- Is applicable early in the course of illness, in conjunction with other therapies that are intended to prolong life, such as chemotherapy or radiation therapy, and includes those investigations needed to better understand and manage distressing clinical complications.
- Benefits both patients and their families. Along with symptom management, communication and support for the family are the main goals. The team helps patients and families make medical decisions and choose treatments that are in line with their goals.
- It is not a one-size-fits-all approach.
About our Unit & Service
Cornwall Community Hospital provides palliative care, on the seven bed unit located on level 1 of the Janet MacDonnell Pavilion. Palliative care services however are offered throughout the hospital by our skilled professionals.
Professional care is provided 24 hours a day, seven days a week. Families and caregivers are encouraged to participate in the care of the patient.
Patients and caregivers will decide who may visit at any time. Other visitors are welcome to the Hospital during visiting hours (daily from 11am to1 pm and from 4pm to 8 pm) with the consent of the patient.
Although visiting hours are not restricted, the staff do ask that the number of people are limited, ensuring that the patient has enough uninterrupted rest time
The palliative care team will focus on meeting the physical, emotional and spiritual needs of the patient and their loved ones. The palliative team ensures that the patient is able to live fully until the end of their journey with dignity and in comfort, surrounded by a circle of support.
Palliative care coordinator
Community Care Access Centre
We are able to offer 24 & 48 hour passes for patients who wish to have time at home or a trial for possible discharge. During this pass the palliative care bed is held.
The family room was created in 1997 in memory of Dr. Deslauriers. The family room is located on level 1 of the Janet MacDonnell Pavilion and provides an area for families to gather. Family members are welcome to stay the night. The family room can accommodate additional family members. If patients desire food from home, there is a fridge where items may be kept. There is also a microwave available for warming foods. Coffee and tea is available at all times.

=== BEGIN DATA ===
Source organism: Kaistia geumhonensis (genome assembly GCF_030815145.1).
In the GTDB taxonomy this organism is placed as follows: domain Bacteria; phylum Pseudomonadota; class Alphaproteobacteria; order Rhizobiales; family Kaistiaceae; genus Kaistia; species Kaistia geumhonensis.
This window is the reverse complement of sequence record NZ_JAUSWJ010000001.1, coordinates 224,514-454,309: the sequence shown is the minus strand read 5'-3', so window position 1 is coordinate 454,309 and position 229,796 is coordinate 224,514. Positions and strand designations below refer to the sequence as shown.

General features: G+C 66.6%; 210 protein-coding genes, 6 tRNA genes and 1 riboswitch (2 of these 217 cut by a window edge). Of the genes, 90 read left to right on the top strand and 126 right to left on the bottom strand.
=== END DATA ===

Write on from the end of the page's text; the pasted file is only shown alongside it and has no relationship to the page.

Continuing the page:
What if things change?
The concept of palliative care is fast becoming a reality of today’s health care system. The primary goal is to enhance the quality of one’s life regardless of duration. If a patients condition stabilizes and they are unable to return home, applications will need to be made to other facilities that can meet the patient’s needs. Our discharge planning staff will help you with these applications.
How Can I help?
Palliative Care Fund:
The palliative care fund has been able to finance special beds, lazy boy chairs, televisions, stereos, cots, etc… The fund also provides continuing education for our palliative care staff. Although there is no charge for any of the program, donations are welcome and much appreciated. The palliative care team is grateful for the ongoing donations to our unit. With the public’s financial support, we are able to update the needs of the unit and provide additional comfort for our patients and their families.